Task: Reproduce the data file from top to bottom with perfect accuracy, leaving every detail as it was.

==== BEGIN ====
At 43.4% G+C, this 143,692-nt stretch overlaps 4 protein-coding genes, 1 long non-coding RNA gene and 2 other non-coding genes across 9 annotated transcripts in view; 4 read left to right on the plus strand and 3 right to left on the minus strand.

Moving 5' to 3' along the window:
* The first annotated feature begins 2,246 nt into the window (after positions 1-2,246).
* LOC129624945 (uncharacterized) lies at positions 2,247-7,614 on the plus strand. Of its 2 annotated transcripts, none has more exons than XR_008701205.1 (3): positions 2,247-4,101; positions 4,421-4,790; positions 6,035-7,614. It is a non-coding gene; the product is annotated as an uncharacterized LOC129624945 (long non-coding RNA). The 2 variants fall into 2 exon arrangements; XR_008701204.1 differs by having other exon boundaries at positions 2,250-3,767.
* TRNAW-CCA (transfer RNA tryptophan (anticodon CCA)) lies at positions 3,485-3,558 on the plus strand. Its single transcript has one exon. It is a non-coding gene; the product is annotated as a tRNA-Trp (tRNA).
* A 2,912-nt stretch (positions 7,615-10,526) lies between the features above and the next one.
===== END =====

At 43.4% G+C, this 143,692-nt stretch overlaps 4 protein-coding genes, 1 long non-coding RNA gene and 2 other non-coding genes across 9 annotated transcripts in view; 4 read left to right on the plus strand and 3 right to left on the minus strand.

Moving 5' to 3' along the window:
* The first annotated feature begins 2,246 nt into the window (after positions 1-2,246).
* LOC129624945 (uncharacterized) lies at positions 2,247-7,614 on the plus strand. Of its 2 annotated transcripts, none has more exons than XR_008701205.1 (3): positions 2,247-4,101; positions 4,421-4,790; positions 6,035-7,614. It is a non-coding gene; the product is annotated as an uncharacterized LOC129624945 (long non-coding RNA). The 2 variants fall into 2 exon arrangements; XR_008701204.1 differs by having other exon boundaries at positions 2,250-3,767.
* TRNAW-CCA (transfer RNA tryptophan (anticodon CCA)) lies at positions 3,485-3,558 on the plus strand. Its single transcript has one exon. It is a non-coding gene; the product is annotated as a tRNA-Trp (tRNA).
* A 2,912-nt stretch (positions 7,615-10,526) lies between the features above and the next one.